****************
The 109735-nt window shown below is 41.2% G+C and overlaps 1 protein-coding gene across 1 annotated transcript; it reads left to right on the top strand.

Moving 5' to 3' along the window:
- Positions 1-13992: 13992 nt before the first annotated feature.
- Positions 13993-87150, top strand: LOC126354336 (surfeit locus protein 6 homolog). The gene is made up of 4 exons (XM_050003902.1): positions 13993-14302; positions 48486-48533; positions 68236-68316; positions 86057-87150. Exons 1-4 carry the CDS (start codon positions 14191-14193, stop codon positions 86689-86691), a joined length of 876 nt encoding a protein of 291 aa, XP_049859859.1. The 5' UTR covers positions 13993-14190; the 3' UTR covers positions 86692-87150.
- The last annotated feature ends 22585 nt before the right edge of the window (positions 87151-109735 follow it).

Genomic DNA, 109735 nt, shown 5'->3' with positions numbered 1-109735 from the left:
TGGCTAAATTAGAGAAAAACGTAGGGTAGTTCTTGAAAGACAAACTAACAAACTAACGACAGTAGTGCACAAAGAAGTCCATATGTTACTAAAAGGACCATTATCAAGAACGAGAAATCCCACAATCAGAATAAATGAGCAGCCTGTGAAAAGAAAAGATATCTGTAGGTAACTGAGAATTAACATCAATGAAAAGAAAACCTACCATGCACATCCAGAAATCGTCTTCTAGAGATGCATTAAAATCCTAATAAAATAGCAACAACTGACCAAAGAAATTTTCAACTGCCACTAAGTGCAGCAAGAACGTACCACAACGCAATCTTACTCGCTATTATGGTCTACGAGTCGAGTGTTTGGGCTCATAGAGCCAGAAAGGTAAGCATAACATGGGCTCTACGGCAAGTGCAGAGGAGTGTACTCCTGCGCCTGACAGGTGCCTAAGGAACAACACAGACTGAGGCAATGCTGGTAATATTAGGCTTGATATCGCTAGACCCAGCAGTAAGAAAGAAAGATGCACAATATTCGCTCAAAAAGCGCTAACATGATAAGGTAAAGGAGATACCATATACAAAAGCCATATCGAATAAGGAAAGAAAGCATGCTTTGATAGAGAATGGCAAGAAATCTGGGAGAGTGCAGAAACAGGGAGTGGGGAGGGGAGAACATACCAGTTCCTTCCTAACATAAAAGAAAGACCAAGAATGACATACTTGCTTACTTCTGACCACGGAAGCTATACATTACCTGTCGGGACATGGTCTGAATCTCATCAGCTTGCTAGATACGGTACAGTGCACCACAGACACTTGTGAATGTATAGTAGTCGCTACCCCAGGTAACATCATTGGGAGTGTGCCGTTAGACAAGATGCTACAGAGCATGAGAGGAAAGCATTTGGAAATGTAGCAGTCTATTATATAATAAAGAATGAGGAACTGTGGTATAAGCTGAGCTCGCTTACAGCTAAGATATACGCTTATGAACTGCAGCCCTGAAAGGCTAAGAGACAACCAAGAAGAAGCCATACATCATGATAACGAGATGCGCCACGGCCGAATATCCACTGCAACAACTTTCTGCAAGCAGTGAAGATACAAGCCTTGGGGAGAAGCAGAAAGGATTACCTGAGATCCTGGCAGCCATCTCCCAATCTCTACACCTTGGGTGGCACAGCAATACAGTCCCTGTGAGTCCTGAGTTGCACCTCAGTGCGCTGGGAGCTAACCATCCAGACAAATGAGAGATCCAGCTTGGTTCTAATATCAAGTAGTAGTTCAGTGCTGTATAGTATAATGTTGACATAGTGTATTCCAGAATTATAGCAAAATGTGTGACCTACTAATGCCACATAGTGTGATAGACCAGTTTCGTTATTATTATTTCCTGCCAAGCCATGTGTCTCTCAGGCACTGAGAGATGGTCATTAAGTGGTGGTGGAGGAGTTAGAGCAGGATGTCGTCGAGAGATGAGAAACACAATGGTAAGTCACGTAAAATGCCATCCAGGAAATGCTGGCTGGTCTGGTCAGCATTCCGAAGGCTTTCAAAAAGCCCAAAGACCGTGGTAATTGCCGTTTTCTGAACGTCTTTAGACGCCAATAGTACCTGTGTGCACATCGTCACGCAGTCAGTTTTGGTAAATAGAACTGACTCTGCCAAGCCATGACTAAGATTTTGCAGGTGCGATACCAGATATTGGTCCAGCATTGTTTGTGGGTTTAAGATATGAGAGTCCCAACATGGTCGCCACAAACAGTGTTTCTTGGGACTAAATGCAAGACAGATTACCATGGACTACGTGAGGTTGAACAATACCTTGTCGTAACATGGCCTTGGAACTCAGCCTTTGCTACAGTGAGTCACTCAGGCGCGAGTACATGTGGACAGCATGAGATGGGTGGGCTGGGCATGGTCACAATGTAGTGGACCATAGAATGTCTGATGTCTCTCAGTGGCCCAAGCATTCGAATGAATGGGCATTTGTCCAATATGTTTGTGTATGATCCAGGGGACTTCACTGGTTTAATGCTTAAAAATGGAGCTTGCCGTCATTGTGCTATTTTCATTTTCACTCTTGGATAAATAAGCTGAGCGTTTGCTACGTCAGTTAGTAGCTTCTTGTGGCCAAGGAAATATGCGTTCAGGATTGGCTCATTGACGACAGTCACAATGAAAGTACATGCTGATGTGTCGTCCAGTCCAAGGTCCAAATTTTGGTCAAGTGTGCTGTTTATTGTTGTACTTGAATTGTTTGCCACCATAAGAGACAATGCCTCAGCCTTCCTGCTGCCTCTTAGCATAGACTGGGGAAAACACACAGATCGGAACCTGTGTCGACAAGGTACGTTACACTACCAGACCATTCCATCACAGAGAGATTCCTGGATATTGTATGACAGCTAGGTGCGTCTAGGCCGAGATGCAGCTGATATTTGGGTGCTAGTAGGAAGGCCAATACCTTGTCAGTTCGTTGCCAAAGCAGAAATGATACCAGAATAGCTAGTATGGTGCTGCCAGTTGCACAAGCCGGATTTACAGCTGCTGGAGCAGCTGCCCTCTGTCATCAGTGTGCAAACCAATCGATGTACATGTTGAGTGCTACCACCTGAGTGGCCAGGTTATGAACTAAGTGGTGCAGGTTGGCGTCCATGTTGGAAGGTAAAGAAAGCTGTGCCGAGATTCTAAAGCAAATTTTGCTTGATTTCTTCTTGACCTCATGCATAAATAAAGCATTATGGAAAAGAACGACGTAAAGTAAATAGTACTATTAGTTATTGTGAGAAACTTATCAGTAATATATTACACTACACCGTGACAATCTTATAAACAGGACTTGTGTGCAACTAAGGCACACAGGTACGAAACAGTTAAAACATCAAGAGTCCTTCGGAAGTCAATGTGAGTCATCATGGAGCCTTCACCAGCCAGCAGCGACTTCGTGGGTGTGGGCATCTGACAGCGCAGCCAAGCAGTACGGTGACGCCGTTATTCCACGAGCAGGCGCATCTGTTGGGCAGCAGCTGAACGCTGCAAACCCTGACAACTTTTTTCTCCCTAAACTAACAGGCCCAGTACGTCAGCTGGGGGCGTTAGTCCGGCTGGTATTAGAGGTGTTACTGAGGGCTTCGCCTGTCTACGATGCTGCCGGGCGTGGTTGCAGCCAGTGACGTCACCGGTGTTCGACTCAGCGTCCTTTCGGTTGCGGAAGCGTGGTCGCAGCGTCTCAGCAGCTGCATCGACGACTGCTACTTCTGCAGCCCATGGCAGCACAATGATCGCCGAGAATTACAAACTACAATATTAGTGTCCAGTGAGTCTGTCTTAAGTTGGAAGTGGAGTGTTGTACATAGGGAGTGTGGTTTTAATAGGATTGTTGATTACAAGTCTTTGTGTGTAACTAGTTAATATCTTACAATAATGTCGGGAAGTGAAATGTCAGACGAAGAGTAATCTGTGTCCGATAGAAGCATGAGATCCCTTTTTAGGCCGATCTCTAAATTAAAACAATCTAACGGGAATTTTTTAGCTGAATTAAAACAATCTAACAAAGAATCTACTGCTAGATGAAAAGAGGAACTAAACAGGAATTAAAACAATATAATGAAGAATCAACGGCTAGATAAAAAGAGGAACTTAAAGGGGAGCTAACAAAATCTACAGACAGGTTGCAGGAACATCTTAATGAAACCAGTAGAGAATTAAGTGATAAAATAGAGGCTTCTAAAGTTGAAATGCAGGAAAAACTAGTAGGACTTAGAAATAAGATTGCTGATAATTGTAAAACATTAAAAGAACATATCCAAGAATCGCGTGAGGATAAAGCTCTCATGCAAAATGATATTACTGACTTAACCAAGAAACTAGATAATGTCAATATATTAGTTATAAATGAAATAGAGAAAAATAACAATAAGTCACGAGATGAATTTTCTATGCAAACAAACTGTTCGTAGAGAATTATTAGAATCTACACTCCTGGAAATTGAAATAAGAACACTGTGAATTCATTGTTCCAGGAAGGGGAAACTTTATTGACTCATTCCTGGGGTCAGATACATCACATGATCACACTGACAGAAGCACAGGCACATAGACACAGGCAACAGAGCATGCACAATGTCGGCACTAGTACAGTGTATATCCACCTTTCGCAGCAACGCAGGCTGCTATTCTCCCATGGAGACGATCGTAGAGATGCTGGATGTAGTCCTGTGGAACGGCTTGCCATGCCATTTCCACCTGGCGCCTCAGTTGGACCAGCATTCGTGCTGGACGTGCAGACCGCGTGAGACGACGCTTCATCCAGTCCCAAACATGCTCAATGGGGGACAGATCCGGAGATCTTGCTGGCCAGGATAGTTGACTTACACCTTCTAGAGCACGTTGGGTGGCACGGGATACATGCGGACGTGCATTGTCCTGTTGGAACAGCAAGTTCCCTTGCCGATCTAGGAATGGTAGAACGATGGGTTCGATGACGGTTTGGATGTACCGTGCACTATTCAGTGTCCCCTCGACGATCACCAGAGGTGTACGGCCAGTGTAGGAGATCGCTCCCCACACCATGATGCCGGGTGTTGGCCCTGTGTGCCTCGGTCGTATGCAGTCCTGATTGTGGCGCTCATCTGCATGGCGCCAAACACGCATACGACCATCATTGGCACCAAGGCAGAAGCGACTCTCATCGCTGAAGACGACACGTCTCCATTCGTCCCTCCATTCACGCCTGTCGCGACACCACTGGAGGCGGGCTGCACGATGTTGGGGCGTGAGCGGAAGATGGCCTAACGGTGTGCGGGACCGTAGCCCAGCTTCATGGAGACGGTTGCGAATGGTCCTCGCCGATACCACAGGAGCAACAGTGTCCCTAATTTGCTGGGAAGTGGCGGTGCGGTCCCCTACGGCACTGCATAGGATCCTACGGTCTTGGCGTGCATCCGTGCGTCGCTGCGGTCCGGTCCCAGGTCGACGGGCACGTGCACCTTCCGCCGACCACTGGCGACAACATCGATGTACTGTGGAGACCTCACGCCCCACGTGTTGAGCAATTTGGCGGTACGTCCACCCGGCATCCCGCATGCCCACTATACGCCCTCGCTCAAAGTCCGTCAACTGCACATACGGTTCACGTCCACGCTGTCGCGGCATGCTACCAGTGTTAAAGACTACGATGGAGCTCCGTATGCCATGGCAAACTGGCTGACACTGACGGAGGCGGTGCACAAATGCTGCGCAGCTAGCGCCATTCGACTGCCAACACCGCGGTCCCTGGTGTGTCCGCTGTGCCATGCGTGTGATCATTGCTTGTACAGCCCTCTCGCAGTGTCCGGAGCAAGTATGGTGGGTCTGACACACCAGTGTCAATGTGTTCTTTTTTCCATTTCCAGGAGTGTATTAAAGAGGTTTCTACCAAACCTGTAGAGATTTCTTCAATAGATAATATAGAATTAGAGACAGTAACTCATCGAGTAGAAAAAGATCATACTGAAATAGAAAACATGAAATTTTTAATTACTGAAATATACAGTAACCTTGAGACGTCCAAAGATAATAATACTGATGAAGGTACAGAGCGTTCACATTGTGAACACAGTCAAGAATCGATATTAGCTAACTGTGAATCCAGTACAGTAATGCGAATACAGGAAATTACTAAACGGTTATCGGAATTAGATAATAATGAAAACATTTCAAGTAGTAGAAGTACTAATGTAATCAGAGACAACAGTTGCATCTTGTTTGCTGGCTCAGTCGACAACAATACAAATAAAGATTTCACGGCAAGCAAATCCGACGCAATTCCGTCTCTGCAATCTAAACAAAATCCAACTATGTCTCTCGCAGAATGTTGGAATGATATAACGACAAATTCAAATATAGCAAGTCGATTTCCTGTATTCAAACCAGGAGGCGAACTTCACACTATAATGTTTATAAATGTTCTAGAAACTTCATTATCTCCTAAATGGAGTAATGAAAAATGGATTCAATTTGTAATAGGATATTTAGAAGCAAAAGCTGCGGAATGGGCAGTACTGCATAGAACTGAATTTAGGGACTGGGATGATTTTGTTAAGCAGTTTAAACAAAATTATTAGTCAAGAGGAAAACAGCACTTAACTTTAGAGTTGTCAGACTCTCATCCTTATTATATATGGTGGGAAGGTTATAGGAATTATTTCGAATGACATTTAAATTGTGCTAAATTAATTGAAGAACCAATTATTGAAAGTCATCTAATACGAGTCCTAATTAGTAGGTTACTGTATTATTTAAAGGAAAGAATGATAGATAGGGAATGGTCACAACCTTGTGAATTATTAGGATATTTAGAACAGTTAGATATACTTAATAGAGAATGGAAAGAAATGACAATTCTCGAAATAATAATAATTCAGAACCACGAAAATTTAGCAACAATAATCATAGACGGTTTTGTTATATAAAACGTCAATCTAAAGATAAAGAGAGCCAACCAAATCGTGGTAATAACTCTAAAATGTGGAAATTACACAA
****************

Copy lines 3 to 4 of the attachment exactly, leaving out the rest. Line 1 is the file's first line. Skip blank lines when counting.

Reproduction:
- Positions 1-13992: 13992 nt before the first annotated feature.
- Positions 13993-87150, top strand: LOC126354336 (surfeit locus protein 6 homolog). The gene is made up of 4 exons (XM_050003902.1): positions 13993-14302; positions 48486-48533; positions 68236-68316; positions 86057-87150. Exons 1-4 carry the CDS (start codon positions 14191-14193, stop codon positions 86689-86691), a joined length of 876 nt encoding a protein of 291 aa, XP_049859859.1. The 5' UTR covers positions 13993-14190; the 3' UTR covers positions 86692-87150.